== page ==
Pakistan Air Force has reportedly inducted its first unit of JF-17 Block 3 fighter jets into the number 16 squadron nicknamed ‘Black Panthers’.
According to the local media reports about 12 fighters were indeed inducted into service in a very small-scale ceremony. The JF-17 is jointly developed by China and Pakistan.
The fighter revolutionizes the capabilities of the JF-17 design and is considered a ‘4+ generation’ fighter with fifth-generation level avionics and weaponry.
The fighter is one of four fourth-generation classes which have been produced using many of the technologies developed for China’s J-20 fifth-generation fighter, which began deliveries to the air force in 2016.
It has thus been referred to as having ‘J-20 DNA.’ This mirrors references in Western commentaries to the latest variants of the American F-16 ‘4+ generation’ fighter the F-16 Block 70/72 as having ‘F-35 DNA.’ The J-20 and F-35 are the only fifth-generation fighters in production and fielded at squadron-level strength.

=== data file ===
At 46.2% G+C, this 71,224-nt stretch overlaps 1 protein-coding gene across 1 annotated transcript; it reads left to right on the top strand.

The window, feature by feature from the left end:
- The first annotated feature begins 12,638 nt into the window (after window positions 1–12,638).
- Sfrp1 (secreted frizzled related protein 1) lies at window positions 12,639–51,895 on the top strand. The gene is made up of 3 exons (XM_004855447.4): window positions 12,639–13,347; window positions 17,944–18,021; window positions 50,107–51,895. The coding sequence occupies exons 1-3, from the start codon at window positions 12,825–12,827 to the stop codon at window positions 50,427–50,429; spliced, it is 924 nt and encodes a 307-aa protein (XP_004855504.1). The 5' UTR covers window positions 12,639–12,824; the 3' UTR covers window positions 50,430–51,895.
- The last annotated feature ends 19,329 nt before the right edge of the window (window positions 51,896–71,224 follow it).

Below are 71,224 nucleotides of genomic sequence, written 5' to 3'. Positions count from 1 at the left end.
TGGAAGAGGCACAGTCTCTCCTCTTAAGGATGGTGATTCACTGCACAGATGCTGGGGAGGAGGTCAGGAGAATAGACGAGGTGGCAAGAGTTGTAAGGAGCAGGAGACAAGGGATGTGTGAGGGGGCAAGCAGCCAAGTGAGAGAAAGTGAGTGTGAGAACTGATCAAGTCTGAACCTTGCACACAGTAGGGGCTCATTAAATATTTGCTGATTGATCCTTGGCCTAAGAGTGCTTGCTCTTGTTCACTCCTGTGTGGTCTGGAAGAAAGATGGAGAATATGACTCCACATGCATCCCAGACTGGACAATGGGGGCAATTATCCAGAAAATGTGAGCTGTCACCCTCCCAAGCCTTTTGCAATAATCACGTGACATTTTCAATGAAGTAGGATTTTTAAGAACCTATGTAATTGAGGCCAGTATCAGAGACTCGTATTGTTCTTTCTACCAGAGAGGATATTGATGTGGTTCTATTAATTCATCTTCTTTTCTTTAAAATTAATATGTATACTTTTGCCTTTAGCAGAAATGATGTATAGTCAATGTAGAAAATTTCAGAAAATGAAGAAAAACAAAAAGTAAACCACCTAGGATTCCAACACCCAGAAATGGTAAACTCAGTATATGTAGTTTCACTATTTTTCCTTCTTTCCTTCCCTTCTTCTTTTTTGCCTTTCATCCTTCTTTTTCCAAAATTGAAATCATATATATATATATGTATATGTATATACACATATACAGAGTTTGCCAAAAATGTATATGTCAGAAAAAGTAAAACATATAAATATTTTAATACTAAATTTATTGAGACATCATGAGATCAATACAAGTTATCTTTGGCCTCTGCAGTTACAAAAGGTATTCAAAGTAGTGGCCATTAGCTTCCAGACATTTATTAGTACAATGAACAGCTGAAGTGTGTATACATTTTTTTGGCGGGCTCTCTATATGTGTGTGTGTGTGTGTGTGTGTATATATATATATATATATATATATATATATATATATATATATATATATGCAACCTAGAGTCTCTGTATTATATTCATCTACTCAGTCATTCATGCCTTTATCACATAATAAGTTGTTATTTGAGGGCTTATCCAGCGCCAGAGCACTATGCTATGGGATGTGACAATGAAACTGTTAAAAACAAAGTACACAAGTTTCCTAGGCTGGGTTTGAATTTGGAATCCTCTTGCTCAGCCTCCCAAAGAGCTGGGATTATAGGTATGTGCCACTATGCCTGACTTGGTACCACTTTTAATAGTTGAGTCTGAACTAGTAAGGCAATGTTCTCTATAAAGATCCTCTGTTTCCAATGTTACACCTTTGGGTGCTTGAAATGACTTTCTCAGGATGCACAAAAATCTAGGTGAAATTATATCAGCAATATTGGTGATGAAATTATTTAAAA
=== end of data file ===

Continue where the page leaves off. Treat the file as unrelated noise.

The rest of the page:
The JF-17 Block 3’s avionics suite including its controls and cockpit displays bear a resemblance to those of the J-20, with its helmet-mounted sights and heads-up displays allowing it to capitalize on a new range of armaments.
These pair particularly well with the PL-10 infrared-guided air-to-air missile, a close contender for the title of the most advanced of its kind in the world, which uses aerodynamic and thrust-vector controls, which are paired with the advanced helmet-mounted cueing systems to exploit its extremely high maneuverability.
This allows Pakistan’s new fighters to engage targets at very extreme angles without the need to maneuver the fighter itself. The missile provides a comfortable performance advantage over the American AIM-9X and Russian R-73.
The JF-17 is anticipated to replace the Pakistan Air Force’s (PAF) aging fleet of Chengdu F-7 and Dassault Mirage-III/V stealth fighters. It is speculated to share some of the technology with China’s J-20 “Mighty Dragon” stealth fighter.